Niagara County’s ‘Big Al’ Cutaia gets 25 to life for sex assault of child

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By Frank Parlato;

It will be a long time, maybe never, before Alfonso ‘Big Al’ Cutaia rides again.

Formerly of North Tonawanda, Lockport, Pendleton, Wheatfield, Wilson, and, recently Niagara County jail, Big Al, 41, was sentenced to 25 years to life for sexually abusing a child.

There was a spate of pictures posted on Facebook now deleted – of Cutaia, in his leather vest, back patch, pins and his “Thunder” moniker patch, sometimes with children seated behind him on his bike at big bikers’ events. He rode his bike as if he owned the road and it would never end.

Everybody knew Big Al.

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Big Al loved to give children rides on his bike.

She was seven years old and it was three years ongoing before she told her dad and he told deputies who made an arrest. Between arraignment and trial, Big Al, unable to make his $100,000 bail, sat in jail, aloof from prisoners, avoiding guards. Nervous, trembling. Wondering if he’d ever get out. In prison, murderers get respect but child molesters never.

After his arrest, publicity came, and a young man, 19, known well to Big Al, came forward to tell how it had happened to him when he was nine and rode with Big Al.

A year went by and the trial came. In the Niagara County courtroom of Judge Mathew Murphy, Big Al stood accused by a girl and a teen of committing acts to both, separately, repeatedly, grotesquely, for runs of three years, five years apart.

Niagara County Assistant District Attorneys Robert A. Zucco and Cheryl L. Nichols prosecuted.  Nichols told the jury Cutaia abused the girl in North Tonawanda and continued when he moved to Wilson.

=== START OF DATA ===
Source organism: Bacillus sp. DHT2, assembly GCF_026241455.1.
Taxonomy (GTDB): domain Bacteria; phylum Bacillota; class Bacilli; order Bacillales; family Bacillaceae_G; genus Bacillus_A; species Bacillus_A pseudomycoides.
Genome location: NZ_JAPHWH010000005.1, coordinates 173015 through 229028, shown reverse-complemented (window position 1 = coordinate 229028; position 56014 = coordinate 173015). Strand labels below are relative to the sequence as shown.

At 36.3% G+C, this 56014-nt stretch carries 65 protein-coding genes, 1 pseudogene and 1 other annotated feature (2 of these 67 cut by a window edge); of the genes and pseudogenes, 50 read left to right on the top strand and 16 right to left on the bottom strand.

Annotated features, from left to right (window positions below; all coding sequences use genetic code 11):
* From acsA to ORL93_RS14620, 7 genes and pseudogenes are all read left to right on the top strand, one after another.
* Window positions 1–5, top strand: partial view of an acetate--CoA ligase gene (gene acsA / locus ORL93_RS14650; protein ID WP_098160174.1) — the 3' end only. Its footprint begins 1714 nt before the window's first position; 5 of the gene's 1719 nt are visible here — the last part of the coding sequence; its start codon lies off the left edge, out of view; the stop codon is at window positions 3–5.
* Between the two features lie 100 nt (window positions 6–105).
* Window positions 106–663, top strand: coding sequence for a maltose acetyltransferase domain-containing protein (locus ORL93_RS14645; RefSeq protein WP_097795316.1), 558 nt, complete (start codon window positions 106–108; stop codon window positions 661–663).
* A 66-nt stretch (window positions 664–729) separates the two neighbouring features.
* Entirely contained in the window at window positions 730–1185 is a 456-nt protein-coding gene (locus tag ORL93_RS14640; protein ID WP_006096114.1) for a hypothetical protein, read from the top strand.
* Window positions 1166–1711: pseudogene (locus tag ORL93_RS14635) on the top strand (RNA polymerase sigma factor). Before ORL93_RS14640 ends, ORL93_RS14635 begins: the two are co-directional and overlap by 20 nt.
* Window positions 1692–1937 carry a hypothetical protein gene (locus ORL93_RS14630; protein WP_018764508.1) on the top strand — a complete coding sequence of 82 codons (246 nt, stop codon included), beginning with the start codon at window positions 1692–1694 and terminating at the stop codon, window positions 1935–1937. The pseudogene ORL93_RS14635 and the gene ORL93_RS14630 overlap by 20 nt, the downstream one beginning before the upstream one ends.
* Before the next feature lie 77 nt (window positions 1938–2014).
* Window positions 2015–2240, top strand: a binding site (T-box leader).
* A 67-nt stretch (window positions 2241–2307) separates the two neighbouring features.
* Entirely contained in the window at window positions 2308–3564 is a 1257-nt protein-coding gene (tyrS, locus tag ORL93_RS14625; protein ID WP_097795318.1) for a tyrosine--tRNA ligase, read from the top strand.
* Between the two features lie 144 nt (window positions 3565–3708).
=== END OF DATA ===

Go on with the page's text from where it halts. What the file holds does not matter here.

“He made her ‘pinky promise’”, said Nichols, wiggling her finger, “not to tell anyone.”

Cutaia abused the young man, they said, in Lockport in 2006. Then when Big Al moved to Pendleton, he didn’t stop, not until 2009, when the 12-year-old told his grandmother. It stopped, so what would it accomplish to tell police except the ruination of lives – the boy’s too?

Assistant Public Defender Christopher A. Privateer was assigned to represent Big Al.

Of the girl, “The child was prodded to give answers,” Privateer said, suggesting prosecutors tailored false words to comport with guilt of the accused man. “There have been changes in her testimony over the course of time,” the lawyer said.

While, if it were true he had abused the boy and they never told on Big Al, then perhaps the little girl would not have seen the monster. But why didn’t they tell? Was it all a lie?

For two-weeks, six men and six women sat on the jury and listened. After six hours of deliberations, they found Alphonso Cutaia ‘not guilty’ of abusing the boy – but ‘guilty’ of abusing the girl.

Judge Murphy sentenced him to 25 years to life.

Judge Murphy sequestered him in a concrete house until he is either bent or dead.

 

 

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Big Al had a sudden change of lifestyle when he was arrested for sexually molesting a little girl.

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